Diese Seite ist derzeit leider nur auf Englisch verfügbar
16 September 2021
"It’s so great to see the passion, the verve, with which the work is done here“
German Chancellor Angela Merkel and Bavarian Prime Minister Markus Söder are delighted by their impressions into research and networks at MPQ and express their further support.
Quantum research could be the spring of the next big technological revolution and a seed for wealth. A good reason for German Chancellor Angela Merkel and Bavarian Prime Minister Markus Söder to visit the Max-Planck-Institute of Quantum Optics in Garching near Munich, one of the top places in quantum research in the world, to see the current state of science and its prospects for the future. The State of Bavaria has recently funded the new Munich Quantum Valley initiative with 300 million euros, while the German Federal State provides 2 billion for quantum research as part of its economic stimulus package. The MPQ plays a central role in this development due to its world-renowned expertise and excellent international networks.
"It’s great to see the passion, the verve with which work is done here. I am deeply impressed by what is already being done," said the Chancellor in her closing statement. During their tour, Chancellor Merkel and Prime Minister Söder got the chance to see a quantum simulator, which is a special form of a quantum computer based on thousands of individual atoms. The setup at MPQ in Immanuel Bloch’s group of Quantum Many-Body Systems is one of the world's leading systems in which the most complex quantum calculations to date on material science questions were carried out.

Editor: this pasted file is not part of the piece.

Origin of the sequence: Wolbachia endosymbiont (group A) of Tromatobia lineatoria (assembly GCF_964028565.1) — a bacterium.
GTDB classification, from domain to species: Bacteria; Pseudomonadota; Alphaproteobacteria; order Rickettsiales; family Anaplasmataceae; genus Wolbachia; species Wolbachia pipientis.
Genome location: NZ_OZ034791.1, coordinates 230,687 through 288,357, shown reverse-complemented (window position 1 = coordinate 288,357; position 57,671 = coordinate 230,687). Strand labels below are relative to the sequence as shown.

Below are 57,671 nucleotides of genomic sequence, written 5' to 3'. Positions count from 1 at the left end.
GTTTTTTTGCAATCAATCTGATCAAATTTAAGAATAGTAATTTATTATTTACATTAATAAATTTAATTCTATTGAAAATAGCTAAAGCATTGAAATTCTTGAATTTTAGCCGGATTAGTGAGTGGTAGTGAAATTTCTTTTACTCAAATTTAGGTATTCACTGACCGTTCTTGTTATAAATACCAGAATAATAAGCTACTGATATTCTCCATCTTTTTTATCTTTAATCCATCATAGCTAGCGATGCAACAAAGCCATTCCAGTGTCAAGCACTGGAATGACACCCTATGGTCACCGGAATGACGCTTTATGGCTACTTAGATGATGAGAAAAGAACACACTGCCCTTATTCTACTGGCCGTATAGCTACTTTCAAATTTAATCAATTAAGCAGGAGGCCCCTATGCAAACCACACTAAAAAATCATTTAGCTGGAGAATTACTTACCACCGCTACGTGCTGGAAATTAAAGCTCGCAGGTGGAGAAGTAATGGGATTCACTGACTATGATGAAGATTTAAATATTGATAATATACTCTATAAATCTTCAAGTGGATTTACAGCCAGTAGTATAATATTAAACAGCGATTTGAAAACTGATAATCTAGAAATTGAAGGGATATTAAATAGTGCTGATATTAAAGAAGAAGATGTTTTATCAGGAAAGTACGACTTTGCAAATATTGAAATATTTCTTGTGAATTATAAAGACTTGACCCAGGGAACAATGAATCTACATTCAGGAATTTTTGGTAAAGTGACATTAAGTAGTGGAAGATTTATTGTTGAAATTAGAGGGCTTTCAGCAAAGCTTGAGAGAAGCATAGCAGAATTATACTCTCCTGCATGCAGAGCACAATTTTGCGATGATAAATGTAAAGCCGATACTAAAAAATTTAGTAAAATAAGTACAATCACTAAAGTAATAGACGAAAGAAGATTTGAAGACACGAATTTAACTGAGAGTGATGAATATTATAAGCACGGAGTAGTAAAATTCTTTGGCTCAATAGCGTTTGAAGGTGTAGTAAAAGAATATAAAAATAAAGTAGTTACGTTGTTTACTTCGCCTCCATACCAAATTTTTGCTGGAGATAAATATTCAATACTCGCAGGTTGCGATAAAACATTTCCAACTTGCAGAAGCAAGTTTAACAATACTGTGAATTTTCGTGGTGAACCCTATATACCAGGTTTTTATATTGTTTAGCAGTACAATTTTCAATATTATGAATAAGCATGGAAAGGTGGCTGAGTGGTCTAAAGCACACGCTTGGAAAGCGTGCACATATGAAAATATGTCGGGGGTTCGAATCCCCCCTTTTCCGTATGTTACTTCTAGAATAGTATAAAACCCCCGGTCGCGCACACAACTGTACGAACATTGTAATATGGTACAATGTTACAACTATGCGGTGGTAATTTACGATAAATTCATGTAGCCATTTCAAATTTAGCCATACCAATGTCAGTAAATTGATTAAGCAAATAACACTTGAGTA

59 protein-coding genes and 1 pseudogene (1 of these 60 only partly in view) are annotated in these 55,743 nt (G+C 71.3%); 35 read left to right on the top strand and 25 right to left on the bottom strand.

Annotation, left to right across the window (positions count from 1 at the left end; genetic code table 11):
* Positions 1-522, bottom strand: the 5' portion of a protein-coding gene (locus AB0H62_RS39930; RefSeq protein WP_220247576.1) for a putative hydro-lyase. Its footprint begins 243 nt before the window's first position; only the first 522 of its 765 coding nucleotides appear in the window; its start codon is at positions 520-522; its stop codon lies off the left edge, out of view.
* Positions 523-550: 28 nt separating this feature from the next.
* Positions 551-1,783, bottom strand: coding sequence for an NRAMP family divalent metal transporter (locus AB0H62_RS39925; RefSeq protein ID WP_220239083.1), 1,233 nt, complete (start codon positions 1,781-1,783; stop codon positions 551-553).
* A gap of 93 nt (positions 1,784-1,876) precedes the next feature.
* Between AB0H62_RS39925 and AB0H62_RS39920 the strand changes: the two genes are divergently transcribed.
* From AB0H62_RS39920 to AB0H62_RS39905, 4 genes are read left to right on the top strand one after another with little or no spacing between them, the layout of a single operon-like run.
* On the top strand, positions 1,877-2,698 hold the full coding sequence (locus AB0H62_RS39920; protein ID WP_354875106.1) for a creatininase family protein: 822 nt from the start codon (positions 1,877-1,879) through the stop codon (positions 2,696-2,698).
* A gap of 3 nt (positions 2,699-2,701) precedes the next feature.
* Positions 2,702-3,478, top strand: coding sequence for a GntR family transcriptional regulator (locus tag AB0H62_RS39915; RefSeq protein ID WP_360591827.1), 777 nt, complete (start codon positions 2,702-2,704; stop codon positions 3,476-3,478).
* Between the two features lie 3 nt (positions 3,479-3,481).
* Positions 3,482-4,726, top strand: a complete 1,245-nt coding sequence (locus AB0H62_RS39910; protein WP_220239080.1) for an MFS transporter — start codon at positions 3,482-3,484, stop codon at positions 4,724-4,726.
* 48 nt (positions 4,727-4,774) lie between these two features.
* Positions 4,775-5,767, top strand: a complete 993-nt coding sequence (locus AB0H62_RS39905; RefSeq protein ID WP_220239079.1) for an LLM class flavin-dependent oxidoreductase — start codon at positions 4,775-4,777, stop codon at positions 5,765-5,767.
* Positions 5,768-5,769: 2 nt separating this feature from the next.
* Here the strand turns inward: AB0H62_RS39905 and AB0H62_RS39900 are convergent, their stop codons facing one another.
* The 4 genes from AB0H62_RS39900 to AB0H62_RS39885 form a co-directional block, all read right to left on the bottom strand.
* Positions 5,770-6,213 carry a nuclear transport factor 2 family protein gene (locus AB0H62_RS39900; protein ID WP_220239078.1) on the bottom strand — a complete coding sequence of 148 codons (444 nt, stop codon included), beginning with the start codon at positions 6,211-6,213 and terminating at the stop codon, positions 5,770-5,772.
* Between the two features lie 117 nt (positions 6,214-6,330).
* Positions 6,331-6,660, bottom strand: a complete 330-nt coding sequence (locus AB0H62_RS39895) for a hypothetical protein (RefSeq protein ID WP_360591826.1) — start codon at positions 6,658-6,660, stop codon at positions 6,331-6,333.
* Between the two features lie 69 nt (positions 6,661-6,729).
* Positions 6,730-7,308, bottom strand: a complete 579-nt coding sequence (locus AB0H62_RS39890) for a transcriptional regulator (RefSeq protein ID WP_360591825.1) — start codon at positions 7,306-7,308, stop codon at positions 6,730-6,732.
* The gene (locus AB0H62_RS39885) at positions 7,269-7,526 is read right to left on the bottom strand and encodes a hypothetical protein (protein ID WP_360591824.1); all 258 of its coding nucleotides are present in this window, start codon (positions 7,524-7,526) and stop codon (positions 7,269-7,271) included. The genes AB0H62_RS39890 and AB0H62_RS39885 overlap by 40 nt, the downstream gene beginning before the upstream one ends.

In a second laboratory, scientists from Gerhard Rempe’s department of Quantum Dynamics showed them a quantum node with memory properties, one that is unique in the world. This is a central resource for quantum communication and interface for future quantum networks. One of the long-term goals of this research field is to create a quantum internet in which data can be transmitted tap-proof and quantum processors can be networked to form a larger quantum computer.
Praise and interest from the Chancellor and the Prime Minister
"The Chancellor and the Prime Minister were highly interested in our institute's research and posed a lot of questions, even extending their visit beyond the time that was originally planned. “For us it was an exciting and extraordinary visit, which took a lot of effort to organise. I want to thank everyone who contributed to the success of this event, “ says Immanuel Bloch, currently the Managing Director and host of the event.
Angela Merkel was also particularly pleased with the institute’s promotion of young researchers. Next to doctoral training and an interdisciplinary Master’s training with LMU and TU München, this also includes a student lab, the “Photonlab” at MPQ, where, in pre-pandemic times, over 2000 school children a year can come visit the institute and learn about the fundamentals of light and quantum research at MPQ with the help of around 20 miniature experiments. During the pandemic, the student lab has designed a comprehensive and rich digital program, which school classes can use as an alternative to an on-site visit.
Source: MPQ Website
Presse- und Öffentlichkeitsarbeit
Max-Planck-Institut für Quantenoptik